Sunday 8 December 2019

Brexit threats to imports could trigger historic shift

More attention needs to be paid to import disruptions in the event of a hard Brexit. Stock photo
More attention needs to be paid to import disruptions in the event of a hard Brexit. Stock photo

Comment: Dan O'Brien

Discussion of Brexit focuses much more on exports, which are generated by producers, than imports, which are consumed by individuals as end-products and by businesses as inputs. As the risk of a no-deal Brexit rises more attention will be focused on potential supply disruptions - to both exports and imports.

More attention needs to be paid to import disruptions, for two reasons. First, as EU tariffs will have to be collected and goods cleared through Irish customs after a hard Brexit, supply disruptions are possible. There could even be shortages. Everything from empty shelves in supermarkets to companies running short on components must be considered. This is a more serious scenario economically and societally than exporters having problems getting products into the British market.

The second reason the import side of the equation may end up being more problematic is because of how the British are shaping up to deal with a no-deal Brexit. They are talking about working on the 'continuity principle'. That could well mean that, in order to minimise a supply crunch after March 29th next, they allow imports into the UK on the same basis as before, ie with no tariffs even if the EU imposes tariffs on their goods.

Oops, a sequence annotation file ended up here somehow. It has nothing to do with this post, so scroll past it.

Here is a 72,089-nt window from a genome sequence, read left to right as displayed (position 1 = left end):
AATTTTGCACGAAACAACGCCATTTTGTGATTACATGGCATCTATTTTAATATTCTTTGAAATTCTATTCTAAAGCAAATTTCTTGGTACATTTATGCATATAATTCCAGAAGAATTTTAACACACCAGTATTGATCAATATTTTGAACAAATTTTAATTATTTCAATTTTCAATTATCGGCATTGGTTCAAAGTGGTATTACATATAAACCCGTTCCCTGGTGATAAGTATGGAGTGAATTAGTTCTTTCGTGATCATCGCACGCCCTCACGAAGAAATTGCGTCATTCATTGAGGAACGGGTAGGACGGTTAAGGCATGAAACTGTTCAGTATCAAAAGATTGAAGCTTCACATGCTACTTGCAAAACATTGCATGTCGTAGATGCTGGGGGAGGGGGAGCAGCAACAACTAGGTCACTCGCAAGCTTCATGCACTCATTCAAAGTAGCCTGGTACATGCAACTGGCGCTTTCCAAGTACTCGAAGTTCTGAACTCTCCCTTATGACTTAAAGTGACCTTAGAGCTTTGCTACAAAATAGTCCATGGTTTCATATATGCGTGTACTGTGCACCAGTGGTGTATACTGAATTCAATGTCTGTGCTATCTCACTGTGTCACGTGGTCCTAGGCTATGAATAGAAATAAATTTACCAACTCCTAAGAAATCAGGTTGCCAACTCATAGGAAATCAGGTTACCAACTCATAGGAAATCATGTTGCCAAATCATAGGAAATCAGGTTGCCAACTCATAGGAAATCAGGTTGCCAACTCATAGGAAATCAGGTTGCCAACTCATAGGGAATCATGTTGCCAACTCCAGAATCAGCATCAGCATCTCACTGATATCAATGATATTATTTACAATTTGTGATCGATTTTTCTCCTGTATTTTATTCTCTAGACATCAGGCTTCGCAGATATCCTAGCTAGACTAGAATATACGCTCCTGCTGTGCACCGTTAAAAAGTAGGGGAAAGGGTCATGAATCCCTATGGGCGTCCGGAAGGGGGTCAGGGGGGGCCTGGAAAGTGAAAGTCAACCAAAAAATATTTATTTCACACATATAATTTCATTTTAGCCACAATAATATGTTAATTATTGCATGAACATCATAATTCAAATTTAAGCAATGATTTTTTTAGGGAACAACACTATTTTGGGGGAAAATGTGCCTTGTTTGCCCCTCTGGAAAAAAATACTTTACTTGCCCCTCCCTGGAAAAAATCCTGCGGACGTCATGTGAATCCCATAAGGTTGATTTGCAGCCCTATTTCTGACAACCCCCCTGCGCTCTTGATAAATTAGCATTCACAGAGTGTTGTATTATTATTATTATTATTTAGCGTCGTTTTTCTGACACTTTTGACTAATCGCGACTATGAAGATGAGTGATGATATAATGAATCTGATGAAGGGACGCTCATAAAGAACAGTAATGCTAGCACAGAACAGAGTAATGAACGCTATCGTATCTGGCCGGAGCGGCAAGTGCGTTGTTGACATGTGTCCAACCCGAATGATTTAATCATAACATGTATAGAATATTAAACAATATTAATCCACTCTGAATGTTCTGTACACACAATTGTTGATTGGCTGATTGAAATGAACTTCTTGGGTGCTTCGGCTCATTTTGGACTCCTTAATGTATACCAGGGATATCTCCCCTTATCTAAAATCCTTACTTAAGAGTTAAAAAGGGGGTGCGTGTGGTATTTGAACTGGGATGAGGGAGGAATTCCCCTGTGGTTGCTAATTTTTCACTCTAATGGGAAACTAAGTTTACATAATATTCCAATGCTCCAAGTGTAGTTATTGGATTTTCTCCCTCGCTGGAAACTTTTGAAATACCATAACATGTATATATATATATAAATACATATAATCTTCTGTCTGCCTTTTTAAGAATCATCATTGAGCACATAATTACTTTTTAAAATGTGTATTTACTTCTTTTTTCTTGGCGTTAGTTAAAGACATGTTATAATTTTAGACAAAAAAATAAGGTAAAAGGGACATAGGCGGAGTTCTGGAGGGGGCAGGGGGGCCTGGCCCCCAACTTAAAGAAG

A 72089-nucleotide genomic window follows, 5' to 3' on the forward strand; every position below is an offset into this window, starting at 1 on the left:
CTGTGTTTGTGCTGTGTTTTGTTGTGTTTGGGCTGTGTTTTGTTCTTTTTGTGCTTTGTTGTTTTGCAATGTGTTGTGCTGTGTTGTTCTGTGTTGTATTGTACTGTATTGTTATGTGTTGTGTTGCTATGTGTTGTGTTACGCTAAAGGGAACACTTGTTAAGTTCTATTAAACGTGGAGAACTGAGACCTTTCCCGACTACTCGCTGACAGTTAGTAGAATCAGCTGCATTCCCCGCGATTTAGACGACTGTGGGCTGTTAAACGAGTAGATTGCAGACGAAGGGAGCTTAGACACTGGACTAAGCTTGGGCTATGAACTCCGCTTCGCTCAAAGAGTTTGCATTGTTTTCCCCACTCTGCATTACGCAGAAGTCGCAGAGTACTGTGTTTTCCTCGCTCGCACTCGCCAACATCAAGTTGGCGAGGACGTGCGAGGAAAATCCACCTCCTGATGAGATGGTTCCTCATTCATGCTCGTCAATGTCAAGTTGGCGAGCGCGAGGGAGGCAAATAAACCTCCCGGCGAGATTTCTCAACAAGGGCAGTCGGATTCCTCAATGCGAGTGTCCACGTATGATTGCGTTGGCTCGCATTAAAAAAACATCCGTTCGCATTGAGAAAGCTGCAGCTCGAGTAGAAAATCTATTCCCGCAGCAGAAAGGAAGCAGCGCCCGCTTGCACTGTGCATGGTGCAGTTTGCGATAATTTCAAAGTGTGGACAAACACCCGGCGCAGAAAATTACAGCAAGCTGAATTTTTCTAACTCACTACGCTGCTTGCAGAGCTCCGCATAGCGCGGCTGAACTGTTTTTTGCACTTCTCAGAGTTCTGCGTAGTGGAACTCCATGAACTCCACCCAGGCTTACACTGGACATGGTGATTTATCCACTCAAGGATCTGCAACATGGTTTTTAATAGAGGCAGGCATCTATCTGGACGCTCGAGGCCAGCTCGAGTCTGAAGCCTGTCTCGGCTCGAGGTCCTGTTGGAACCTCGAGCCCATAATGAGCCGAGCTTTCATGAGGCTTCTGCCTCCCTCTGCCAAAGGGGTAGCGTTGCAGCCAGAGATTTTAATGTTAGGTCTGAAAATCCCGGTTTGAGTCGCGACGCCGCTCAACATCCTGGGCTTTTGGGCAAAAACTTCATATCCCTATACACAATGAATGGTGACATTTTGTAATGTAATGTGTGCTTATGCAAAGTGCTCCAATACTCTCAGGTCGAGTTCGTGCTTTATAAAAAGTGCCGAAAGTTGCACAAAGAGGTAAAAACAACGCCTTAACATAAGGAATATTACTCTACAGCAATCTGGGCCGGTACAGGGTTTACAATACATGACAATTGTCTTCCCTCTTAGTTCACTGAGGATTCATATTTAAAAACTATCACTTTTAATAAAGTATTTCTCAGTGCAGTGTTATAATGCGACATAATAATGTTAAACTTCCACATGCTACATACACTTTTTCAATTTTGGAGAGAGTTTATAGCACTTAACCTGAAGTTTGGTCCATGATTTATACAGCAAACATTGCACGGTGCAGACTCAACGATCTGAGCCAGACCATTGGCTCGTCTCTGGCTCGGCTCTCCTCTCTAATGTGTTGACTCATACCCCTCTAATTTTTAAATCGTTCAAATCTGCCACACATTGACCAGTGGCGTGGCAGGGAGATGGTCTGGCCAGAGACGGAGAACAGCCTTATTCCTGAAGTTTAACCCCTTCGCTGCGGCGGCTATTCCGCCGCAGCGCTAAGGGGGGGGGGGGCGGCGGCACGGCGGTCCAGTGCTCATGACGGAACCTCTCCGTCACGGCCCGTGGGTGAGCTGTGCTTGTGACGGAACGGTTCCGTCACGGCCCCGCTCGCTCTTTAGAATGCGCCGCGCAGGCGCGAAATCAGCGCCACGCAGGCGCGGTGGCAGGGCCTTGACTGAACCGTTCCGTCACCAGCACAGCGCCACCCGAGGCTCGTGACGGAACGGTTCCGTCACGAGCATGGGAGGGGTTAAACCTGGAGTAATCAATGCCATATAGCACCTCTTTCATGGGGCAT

If the British wave trucks arriving from Ireland in without customs checks and without imposing tariffs, at least in the first weeks and months after a no-deal Brexit, the immediate risks for exporters to Britain, though elevated, might just possibly be less serious than feared (although that view must remain tentative, and for businesses that use Britain as a land bridge to the Continent the problem of crossing the English channel may make the route impossible).

After a no-deal exit, imports from Britain would be subject to whatever EU tariff regime the bloc decides on collectively - most likely the same World Trade Organisation tariffs that apply to other countries with which the EU does not have bilateral trade deals. As has been much discussed, imports would certainly be subject to new customs checks. This means there is the potential for significant disruption.

Before discussing the Ireland-UK import relationship now and in the post-Brexit future, let's first put it all in some historical context. Going back to the early decades after independence, almost all foreign goods brought into Ireland were from Britain. Even as recently as the early 1970s, when both Ireland and Britain joined the European customs union, nearly half of goods shipped into Ireland originated in Britain. As was expected, import dependence on Britain declined steadily after accession to the 'common market' and with the advent of the single market in the early 1990s.

But the trend was arrested at the most unexpected moment - the point when Ireland joined the euro without the UK. It was widely believed that the elimination of exchange rate risk with a massive neighbouring market would incentivise economic agents in Ireland to shift from British to eurozone suppliers in order take advantage of exchange rate stability.